• If not using Docker, update your bot/.env file with the database credentials, for example:
db_user=ciscosparkbot
db_pass=lNhV6HjFbIJF5n0L6eyEBEiqpQu7q6  
db_host=localhost
db_port=5432
db_db=ciscosparkonboarding

Dependencies

  • Run npm install or yarn to install the project dependencies

Public endpoint

  • If you are not running your bot at a public, SSL-enabled internet address, use a tool like ngrok or localtunnel to create a secure route to your development application, and copy the address (https://) to the bot configuration public_address variable at the settings page (see below).
  • If that's the case, run ngrok http 8080 for starting ngrok in production or ngrok http 3000 for starting in dev [warning: Ubuntu's ngrok package is version 1.x and is not working]

Cisco Spark Steps

Cisco Spark Integration

  • Go to https://developer.ciscospark.com and create a Cisco Spark App Integration in order to configure OAuth authentication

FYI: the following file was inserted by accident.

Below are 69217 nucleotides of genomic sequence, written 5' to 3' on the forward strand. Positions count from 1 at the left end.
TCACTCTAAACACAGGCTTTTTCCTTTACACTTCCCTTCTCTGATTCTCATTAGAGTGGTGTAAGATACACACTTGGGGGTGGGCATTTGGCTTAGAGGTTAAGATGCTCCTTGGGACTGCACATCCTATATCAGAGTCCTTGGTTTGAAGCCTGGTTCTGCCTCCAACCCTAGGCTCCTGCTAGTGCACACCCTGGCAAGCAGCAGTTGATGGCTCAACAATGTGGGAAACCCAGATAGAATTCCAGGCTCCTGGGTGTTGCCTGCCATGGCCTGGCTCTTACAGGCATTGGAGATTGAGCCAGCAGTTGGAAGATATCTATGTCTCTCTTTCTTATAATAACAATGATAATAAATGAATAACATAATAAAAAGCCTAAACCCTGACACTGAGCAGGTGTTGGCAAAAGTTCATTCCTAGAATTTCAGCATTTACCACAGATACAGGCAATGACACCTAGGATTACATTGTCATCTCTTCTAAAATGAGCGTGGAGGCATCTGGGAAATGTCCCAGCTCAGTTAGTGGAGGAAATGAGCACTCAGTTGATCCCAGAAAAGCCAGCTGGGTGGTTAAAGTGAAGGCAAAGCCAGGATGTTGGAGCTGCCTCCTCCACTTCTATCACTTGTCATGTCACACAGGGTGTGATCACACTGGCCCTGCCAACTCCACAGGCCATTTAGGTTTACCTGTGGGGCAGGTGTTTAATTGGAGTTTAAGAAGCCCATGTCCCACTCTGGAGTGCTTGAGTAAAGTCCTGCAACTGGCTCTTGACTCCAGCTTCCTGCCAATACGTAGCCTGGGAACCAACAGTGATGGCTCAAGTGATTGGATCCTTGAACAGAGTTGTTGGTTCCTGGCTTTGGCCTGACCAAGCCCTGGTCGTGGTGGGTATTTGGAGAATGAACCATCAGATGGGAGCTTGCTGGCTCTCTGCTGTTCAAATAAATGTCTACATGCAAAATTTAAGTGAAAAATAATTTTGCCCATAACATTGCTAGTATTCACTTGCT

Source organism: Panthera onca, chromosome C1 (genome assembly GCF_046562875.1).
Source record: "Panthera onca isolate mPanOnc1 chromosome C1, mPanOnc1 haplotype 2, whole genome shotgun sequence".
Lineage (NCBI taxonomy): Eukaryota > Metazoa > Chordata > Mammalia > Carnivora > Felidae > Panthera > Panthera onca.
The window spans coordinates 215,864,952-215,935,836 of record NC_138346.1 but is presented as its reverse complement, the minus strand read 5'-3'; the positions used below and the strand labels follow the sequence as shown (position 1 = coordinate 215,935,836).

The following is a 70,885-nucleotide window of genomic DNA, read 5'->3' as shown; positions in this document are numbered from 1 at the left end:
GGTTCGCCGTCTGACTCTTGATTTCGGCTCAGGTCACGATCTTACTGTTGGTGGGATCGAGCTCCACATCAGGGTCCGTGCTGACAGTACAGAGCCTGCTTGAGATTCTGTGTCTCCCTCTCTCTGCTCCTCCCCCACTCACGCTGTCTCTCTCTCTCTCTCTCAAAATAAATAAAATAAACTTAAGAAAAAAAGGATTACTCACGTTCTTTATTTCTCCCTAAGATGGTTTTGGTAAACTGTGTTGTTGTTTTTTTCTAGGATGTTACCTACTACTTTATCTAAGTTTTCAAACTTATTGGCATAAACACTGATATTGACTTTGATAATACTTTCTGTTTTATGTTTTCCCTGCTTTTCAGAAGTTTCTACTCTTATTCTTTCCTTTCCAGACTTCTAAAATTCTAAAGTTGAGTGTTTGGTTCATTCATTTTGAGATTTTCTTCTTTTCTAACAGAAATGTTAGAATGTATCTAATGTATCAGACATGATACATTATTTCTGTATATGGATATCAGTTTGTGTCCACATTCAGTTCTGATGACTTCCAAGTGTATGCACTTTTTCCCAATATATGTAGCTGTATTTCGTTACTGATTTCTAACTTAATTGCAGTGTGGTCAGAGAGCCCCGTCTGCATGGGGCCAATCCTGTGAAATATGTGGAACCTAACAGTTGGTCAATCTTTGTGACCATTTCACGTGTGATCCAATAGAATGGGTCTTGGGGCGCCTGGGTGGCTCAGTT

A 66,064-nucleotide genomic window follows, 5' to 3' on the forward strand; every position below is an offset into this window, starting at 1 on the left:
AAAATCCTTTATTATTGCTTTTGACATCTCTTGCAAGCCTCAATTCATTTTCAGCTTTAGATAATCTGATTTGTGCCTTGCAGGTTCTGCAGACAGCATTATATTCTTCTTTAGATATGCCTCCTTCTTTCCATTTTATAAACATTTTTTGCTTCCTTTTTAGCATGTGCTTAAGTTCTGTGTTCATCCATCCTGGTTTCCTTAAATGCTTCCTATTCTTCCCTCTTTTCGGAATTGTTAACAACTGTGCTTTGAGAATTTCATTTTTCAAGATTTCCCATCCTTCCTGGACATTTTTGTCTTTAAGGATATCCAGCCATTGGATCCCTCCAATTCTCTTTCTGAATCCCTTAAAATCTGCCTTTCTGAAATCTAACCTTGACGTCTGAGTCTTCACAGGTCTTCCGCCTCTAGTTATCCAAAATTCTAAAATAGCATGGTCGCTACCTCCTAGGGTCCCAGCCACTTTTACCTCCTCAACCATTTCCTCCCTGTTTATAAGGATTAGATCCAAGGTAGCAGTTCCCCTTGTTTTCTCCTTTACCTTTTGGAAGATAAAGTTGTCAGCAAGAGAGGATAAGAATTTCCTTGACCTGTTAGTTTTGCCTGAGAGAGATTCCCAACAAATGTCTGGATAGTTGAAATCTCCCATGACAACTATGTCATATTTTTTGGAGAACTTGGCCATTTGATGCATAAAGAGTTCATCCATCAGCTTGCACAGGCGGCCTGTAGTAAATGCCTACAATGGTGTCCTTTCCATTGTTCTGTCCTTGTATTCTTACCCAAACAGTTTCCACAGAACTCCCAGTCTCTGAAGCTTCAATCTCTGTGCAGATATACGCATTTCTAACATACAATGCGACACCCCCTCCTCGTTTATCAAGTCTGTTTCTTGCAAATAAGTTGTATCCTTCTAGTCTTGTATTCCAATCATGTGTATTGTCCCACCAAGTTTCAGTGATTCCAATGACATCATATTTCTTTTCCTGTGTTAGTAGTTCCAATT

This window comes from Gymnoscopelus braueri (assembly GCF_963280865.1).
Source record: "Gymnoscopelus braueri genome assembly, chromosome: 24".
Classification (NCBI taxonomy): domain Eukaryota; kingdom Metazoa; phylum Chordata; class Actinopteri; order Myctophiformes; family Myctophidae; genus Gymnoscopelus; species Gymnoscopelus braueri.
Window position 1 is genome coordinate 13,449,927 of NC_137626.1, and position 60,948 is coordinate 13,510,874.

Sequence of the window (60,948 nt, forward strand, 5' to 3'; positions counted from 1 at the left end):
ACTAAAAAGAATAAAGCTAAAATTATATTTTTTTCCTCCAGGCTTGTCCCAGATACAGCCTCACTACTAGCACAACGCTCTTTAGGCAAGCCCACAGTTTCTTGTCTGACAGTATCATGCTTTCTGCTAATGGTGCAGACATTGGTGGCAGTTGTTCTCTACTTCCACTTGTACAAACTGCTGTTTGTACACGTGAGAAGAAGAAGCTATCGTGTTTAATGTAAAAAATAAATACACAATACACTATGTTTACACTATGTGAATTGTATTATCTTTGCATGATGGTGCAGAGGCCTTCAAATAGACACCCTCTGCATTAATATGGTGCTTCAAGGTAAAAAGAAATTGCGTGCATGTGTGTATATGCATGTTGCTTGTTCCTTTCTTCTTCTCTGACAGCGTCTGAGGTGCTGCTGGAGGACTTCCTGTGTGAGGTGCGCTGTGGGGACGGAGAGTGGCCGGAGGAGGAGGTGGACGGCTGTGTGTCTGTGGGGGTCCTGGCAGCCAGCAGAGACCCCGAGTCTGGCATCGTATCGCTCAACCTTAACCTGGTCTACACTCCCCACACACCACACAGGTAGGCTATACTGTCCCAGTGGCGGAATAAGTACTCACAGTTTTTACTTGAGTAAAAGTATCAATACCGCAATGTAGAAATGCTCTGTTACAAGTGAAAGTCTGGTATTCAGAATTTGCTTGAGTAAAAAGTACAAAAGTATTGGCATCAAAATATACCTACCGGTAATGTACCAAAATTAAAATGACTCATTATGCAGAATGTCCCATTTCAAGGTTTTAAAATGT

• Enter the information requested.

  • In the Redirect URI(s) field, you should enter an url in the form: <PUBLIC_ADDRESS>/auth/spark/callback where PUBLIC_ADDRESS is the base url of your server (note that this is not required to be the public endpoint defined previously, since the only requirement is that it has to be accessible by your clients, not the Cisco Spark platform).

  • In the Scopes field, select the following options: spark:all, spark-admin:people_read, spark-admin:organizations-read and spark-admin:roles-read

  • Update your bot/.env file with the Client ID (SPARK_OAUTH__CLIENT_ID), the Client Secret (SPARK_OAUTH__CLIENT_SECRET), and the Redirect URI (only the base url part, and without the final slash, PUBLIC_ADDRESS) of the integration you just created plus a secret text of your choice (EXPRESS_SESSION_SECRET).

Cisco Spark Bot

  • Go to https://developer.ciscospark.com and create a new Cisco Spark Bot
  • Make sure you save the bot's access token since you will not be able to see it again (although you can generate a new one at any time). The access token is necessary for registering the bot in the onboarding server

Google Drive Configuration (optional)

Setup Google Drive Access for server-to-server

Setup Google Picker API for browser-side file & folder selection

  • Go to the developers console (https://console.developers.google.com)
  • select the project (the same from above) and go to Library, search for Google Picker API